This Week in Your Wallet: Investing Advice From… Bernie Madoff - Jean Chatzky - Making money make sense
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This Week in Your Wallet: Investing Advice From… Bernie Madoff

Who is the last person in the world you’d want financial advice from? For those of you who have seen a family member make a serious financial mistake, you might be thinking of that person. For those of you who have watched celebrities and athletes squander millions of dollars, you might be thinking of one of those figures. As for the rest of you… well, I wouldn’t be surprised if you’re thinking of the person in my headline: Bernie Madoff, the man who orchestrated the biggest Ponzi scheme in history and lost millions and millions of his clients’ dollars.

However, just as a security breach can teach a bank how to bolster its vaults — or, how watching the makeovers on “What Not To Wear” can teach you dressing strategies (v-necks elongate, dark jeans are best)  — the man who bilked investors out of millions actually has some decent advice when it comes to how not to get bilked yourself.  Madoff recently opened up to the Wall Street Journal, and offered these nuggets of information:

  • Go with an index fund. “The best chance for the average investor is to put money in an index fund. There are lower commission rates and more professional management with these types of firms. It’s the safest and least likely places to get scammed,” Madoff told the Journal. If you’re a longtime reader of this newsletter, you’ll know that I agree with this.
  • Don’t buy what you don’t understand. You may have heard me say this before, too, and Bernie Madoff is one of the reasons why I firmly believe that you shouldn’t buy a product (or investment) you can’t explain. “If you don’t understand something, then don’t invest in it. People asked me all the time how did I do it, and I refused to tell them, and they still invested with me,” Madoff said. “My investors were sophisticated people, smart enough to know what was going on and how money was made — but still invested with me without any explanations. Things have to make sense to you. If you don’t understand the investment, don’t put your money there.”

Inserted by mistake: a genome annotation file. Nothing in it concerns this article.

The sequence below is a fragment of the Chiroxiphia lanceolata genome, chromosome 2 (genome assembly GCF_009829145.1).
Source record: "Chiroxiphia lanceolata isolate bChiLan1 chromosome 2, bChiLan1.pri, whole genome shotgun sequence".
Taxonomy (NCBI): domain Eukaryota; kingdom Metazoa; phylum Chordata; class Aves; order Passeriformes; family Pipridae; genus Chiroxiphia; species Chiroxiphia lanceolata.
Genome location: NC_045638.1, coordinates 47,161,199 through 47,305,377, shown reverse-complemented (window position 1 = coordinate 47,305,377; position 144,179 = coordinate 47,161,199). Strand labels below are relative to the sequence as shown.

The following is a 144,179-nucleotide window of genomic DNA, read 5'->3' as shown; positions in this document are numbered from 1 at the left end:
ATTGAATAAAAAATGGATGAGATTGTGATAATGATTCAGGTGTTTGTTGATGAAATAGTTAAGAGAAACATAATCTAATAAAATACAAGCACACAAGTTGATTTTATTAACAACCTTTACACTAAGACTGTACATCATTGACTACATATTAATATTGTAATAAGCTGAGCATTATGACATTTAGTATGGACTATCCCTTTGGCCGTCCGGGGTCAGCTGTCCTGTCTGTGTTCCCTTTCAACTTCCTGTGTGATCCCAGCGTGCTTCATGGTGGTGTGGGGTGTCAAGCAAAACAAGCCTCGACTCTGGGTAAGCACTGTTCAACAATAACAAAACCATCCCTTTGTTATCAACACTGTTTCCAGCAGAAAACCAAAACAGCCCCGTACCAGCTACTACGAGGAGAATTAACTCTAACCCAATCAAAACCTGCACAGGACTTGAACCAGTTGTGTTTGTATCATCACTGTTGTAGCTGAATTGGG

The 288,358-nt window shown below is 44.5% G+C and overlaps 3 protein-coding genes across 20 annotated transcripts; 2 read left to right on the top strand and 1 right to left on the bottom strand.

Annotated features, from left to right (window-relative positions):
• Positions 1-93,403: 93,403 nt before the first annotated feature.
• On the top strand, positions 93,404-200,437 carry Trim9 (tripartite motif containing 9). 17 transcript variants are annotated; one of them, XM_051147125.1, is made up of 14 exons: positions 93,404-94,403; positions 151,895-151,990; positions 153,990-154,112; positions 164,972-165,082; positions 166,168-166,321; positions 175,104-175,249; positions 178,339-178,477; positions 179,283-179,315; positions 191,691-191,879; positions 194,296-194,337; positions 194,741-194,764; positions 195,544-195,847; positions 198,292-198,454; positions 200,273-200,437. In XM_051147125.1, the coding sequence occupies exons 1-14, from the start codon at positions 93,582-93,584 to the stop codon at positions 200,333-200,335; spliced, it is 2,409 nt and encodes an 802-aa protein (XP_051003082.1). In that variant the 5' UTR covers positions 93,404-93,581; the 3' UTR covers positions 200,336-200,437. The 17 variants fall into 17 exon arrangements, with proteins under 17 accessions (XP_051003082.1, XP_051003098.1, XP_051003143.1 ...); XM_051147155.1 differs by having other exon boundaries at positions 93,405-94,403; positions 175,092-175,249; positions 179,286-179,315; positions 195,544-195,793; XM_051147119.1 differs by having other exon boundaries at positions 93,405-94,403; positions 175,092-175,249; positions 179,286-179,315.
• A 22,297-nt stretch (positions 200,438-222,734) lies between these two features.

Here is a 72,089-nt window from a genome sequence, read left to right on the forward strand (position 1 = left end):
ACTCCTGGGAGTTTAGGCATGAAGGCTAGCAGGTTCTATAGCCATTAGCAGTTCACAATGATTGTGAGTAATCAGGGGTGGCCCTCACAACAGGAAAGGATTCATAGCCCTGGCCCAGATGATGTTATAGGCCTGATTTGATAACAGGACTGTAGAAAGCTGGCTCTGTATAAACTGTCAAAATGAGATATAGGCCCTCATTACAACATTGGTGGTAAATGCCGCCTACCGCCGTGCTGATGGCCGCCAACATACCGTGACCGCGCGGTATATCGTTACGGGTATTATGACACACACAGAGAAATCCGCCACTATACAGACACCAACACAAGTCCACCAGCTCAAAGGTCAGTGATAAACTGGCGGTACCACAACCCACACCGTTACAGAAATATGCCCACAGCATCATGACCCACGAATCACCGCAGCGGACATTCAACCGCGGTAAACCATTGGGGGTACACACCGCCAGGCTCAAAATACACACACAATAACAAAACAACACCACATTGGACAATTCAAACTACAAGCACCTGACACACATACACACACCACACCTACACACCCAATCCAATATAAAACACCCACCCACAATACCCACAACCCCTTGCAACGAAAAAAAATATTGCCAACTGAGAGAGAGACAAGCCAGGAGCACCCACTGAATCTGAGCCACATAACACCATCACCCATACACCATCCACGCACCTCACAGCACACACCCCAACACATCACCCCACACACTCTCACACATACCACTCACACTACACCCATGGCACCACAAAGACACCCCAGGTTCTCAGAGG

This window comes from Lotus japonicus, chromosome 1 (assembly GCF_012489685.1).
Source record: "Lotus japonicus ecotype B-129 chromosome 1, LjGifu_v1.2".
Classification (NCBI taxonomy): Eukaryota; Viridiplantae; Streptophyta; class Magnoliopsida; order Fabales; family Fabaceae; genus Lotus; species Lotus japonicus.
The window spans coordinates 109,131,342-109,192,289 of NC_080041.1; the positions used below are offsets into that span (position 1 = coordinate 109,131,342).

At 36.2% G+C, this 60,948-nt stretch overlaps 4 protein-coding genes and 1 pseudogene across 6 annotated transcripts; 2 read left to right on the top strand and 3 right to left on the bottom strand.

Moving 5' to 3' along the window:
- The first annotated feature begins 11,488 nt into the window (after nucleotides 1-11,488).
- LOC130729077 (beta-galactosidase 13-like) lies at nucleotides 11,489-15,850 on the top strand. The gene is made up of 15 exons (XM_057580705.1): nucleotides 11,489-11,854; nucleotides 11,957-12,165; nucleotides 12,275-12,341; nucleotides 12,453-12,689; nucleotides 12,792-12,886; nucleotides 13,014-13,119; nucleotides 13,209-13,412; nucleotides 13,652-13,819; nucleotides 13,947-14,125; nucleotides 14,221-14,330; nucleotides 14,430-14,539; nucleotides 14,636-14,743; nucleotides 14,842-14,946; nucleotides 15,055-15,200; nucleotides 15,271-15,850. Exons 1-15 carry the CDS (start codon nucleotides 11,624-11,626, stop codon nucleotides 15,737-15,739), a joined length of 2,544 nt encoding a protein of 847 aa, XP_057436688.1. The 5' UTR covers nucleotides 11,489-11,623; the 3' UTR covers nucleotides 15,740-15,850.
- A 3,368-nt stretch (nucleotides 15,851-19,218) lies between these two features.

• When in doubt, ask for your money back. Yes, doing this could create an administrative headache, but if you’re really worried about your money, ask your broker to give it back to you. “Ask for all your money back about every two years to make sure [a firm is] legitimate,” Madoff said. “If my clients had done this with me, I would have been caught sooner.”

Check out the full Journal piece, linked above.

And now, here are the other headlines for the week:

 

Lagging retirement savings

According to a concerning new analysis of census data by financial site Interest.com, seniors in almost every single state are falling short when it comes to their retirement savings. Citing the general rule of thumb that you need 70- to 80-percent of your pre-retirement income during retirement, Interest found that just two states were meeting that benchmark: Hawaii and Nevada. The majority of states surveyed fell into the 50-to-60-percent range; Massachusetts, New Jersey and North Dakota rounded out the bottom of the list with income replacement rates of less than 50 percent.

“We’re seeing much broader differences in retirement preparedness,” said Michael Finke, a professor of personal finance, in the Interest report. “When you give people greater responsibility, it’s going to mean a greater variation in income.”

I know saving for retirement can be daunting, but running the numbers using a calculator can help you better visualize that goal. And if seeing the numbers don’t give you peace of mind, perhaps hearing me say, “Yes, You Can Retire” (that’s the title of the next Money School class, next Tuesday at 8pm ET) will help!

 

Investing in the next “Matilda”

If you follow me on Facebook or Twitter, you might know that I am a big fan of musicals and plays, whether on Broadway or in the auditorium of my daughter’s high school. In fact, you might even know that I once invested in a Broadway show — and lost. It’s not an investment I’d recommend for everyone but in case you were inspired by this Sunday’s Tony Awards*, I wanted to share this recent MarketWatch piece on how to invest in the next Broadway smash hit. Among the rules it highlights: there’s no way to know if your show will be the next Kinky Boots, but aligning yourself with a producer in the know won’t hurt; you generally need at least $25,000 on hand if you want to invest in a musical and $10,000 on hand if you want to invest in a play.

*Speaking of the Tony’s: even if you’re not a fan of the theater, the opening number was truly must-see-TV. I had a smile on my face the whole time I was watching it!

Have a great week!

Jean

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